New evidence uncovered by researchers from Queen’s University suggests that most adult famine victims in Ireland were heavy smokers.
The claim is based on research carried out by the Belfast university and the University of Otago in New Zealand on the teeth of 363 adult victims of the Great Irish Famine, who died in the Kilkenny Union Workhouse between 1847 and 1851.
Their remains were discovered in an unmarked mass burial ground by archaeologists in 2005.
The findings showed poor oral health among most of the famine victims, with 80% of the adult remains showing evidence of tooth decay, and over half missing teeth.
There were also signs of pipe smoking marks on their teeth.
Researchers say the poor oral health is indicative of heavy smoking rather than as a result of their diet.
It is the first study that explores the relationship between smoking and oral health in an archaeological sample of a historical population.
Professor Eileen Murphy, from the School of Natural and Built Environment at Queen’s University Belfast, said: “This research is important as the current clinical understanding of how smoking affects oral health is not fully understood, and this study adds to that discourse.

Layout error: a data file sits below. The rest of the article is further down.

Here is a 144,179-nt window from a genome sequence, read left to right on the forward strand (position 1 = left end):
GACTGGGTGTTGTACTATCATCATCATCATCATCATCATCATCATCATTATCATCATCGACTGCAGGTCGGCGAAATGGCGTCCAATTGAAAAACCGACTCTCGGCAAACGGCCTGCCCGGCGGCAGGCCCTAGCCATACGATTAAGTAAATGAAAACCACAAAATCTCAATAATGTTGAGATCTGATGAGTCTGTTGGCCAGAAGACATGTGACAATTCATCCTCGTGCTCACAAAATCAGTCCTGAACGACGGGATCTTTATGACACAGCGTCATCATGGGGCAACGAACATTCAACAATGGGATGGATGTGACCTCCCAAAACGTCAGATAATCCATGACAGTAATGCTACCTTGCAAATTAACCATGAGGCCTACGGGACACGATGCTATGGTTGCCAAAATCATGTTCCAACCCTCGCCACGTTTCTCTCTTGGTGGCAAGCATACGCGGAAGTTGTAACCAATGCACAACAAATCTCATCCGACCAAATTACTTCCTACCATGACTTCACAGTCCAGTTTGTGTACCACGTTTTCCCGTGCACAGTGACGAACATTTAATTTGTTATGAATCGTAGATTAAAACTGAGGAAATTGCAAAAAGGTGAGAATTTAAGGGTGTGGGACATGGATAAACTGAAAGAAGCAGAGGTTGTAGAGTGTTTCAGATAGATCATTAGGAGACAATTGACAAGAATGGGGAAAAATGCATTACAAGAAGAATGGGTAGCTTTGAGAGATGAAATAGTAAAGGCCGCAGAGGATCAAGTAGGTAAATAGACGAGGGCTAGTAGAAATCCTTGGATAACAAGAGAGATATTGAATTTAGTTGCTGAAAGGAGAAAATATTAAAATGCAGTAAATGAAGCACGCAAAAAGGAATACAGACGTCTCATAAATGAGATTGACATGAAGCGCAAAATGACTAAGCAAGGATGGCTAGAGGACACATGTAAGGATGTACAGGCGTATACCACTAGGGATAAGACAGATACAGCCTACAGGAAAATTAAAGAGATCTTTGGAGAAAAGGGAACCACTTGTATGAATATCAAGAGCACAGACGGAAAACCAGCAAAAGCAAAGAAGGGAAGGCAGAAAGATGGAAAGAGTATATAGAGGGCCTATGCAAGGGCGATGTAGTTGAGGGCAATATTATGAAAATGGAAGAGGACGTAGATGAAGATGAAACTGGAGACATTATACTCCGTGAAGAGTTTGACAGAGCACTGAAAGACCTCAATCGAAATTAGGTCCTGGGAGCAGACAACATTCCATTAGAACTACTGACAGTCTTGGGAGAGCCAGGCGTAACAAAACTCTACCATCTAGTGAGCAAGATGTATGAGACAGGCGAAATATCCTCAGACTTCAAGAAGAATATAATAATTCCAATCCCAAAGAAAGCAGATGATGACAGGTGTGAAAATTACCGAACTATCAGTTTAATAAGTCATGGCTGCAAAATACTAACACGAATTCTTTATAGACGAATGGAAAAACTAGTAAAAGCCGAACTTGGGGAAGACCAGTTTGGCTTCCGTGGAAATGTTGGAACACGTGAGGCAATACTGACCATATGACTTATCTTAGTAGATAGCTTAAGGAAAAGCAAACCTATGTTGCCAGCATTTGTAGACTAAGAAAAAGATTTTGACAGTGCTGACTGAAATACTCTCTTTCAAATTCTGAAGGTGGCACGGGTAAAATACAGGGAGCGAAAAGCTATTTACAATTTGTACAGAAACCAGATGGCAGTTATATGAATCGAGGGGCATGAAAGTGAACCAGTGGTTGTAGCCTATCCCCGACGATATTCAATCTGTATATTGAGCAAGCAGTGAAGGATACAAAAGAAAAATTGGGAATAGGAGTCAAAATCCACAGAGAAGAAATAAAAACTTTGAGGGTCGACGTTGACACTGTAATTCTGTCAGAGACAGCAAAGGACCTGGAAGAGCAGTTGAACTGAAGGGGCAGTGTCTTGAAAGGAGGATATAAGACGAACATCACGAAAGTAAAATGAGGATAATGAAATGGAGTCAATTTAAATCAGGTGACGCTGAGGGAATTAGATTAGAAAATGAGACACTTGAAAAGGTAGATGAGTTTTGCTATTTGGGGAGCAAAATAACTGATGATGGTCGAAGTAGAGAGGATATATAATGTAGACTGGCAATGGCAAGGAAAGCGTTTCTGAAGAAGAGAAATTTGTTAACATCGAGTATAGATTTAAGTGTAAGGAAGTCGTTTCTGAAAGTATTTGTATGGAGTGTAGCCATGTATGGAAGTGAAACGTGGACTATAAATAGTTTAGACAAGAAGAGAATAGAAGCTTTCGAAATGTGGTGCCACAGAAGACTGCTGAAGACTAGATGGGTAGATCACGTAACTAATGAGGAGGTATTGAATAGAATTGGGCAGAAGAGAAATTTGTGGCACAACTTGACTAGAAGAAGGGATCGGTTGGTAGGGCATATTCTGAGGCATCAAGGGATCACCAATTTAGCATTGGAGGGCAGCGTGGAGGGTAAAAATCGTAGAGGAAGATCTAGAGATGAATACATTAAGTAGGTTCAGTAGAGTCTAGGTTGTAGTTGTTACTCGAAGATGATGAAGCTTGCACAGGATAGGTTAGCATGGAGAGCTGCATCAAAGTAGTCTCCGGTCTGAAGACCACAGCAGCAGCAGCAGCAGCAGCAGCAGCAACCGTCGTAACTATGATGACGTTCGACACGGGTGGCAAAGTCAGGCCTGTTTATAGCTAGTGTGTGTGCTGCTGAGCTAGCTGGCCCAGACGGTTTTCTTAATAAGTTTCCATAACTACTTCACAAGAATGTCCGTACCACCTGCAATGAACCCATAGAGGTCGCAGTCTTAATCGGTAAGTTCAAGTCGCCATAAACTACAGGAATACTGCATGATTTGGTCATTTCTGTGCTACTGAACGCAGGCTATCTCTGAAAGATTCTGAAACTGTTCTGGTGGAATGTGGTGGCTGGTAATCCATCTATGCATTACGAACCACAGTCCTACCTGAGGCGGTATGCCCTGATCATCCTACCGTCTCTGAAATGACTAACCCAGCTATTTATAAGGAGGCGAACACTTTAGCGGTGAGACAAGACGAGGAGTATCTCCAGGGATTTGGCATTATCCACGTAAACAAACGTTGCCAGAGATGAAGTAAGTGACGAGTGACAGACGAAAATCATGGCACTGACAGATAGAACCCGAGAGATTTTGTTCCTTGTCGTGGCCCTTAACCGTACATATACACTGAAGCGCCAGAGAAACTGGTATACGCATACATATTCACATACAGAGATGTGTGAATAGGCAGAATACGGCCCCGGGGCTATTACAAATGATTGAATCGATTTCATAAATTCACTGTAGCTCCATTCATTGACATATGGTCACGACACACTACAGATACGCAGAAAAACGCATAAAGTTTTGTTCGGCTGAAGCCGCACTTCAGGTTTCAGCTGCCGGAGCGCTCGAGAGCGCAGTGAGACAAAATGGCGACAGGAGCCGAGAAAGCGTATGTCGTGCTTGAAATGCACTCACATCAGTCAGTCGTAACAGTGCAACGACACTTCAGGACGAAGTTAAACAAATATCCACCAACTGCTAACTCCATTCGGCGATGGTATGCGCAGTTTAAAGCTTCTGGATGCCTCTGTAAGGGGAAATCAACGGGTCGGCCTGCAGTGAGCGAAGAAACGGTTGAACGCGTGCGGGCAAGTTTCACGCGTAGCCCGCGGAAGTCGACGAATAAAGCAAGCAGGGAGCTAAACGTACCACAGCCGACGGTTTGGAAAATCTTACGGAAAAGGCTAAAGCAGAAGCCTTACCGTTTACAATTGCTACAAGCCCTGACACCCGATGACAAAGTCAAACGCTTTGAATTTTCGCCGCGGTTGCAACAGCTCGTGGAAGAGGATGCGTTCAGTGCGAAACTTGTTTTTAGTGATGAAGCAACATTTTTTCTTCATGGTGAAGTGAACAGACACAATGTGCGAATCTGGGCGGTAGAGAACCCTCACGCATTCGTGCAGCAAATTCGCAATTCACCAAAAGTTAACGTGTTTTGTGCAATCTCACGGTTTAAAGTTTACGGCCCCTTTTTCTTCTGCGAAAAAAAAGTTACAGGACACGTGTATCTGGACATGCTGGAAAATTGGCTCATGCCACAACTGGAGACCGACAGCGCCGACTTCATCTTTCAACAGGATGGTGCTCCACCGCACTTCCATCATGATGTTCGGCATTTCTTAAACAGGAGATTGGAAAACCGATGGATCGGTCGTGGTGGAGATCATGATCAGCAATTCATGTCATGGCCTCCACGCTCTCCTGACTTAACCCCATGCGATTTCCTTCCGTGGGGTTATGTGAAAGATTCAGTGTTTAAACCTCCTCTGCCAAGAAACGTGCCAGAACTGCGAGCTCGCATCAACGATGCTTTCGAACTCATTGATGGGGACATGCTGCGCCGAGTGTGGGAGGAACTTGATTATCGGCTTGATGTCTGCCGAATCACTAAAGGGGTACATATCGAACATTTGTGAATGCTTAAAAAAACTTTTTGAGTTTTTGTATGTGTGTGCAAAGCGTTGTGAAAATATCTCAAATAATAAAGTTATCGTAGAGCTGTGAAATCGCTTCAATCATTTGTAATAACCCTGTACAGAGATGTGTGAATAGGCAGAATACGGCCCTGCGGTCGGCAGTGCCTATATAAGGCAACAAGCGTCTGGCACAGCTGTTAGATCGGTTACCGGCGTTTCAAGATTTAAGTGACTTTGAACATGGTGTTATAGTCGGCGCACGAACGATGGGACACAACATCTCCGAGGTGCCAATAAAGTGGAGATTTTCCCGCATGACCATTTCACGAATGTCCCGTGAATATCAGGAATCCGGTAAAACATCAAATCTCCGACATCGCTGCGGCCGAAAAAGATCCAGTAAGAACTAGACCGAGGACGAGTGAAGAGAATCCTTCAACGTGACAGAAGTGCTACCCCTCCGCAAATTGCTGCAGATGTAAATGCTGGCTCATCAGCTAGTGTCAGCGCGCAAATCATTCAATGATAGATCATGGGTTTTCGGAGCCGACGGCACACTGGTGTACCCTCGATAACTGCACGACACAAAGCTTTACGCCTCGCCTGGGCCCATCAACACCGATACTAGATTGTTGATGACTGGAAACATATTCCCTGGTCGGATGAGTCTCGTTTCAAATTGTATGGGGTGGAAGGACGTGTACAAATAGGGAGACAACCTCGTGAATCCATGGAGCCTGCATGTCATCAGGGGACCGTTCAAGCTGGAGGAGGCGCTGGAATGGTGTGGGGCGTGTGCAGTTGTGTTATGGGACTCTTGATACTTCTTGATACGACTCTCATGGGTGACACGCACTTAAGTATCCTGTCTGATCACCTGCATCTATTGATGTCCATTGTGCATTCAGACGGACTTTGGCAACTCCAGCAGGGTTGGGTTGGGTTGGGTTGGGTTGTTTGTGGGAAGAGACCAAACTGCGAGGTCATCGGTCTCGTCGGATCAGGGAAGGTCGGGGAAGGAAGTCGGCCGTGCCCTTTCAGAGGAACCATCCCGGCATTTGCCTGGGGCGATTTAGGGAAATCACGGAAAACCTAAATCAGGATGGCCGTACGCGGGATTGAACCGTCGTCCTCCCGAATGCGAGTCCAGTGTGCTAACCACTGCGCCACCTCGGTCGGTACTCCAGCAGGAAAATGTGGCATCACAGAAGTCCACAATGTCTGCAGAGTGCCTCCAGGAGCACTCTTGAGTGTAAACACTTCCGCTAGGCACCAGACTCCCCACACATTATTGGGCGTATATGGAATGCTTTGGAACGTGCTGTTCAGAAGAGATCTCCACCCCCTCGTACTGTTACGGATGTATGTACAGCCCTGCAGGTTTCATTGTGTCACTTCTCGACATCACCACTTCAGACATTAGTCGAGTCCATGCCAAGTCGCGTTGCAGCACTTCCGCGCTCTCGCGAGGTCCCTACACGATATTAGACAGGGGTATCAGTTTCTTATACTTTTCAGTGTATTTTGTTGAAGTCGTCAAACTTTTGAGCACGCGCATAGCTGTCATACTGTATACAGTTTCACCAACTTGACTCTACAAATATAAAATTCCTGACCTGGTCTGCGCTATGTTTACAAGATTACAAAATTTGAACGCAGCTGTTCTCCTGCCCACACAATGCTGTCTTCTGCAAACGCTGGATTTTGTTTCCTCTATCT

“As well as this, the study also gives us a unique insight into the living conditions of the working classes in Victorian Irish society at the time of the Great Famine.
“Smoking was evidently an important part of life for these people, a habit that they could enjoy amongst deprived social conditions and a very harsh and difficult life, but it may have contributed to their ill health.”
Prof Murphy added: “Despite a vast amount of historical records surviving from the 19th century, very little is known about the experienced living conditions of the poor and labouring classes.”
Dr Jonny Geber, from the Department of Anatomy at the University of Otago, said: “We believe the bad condition of the teeth studied was because of widespread pipe smoking in both men and women, rather than their diet of potatoes and milk, as a comparative study of the 20th century population on the same diet didn’t have the same evidence of poor oral health.”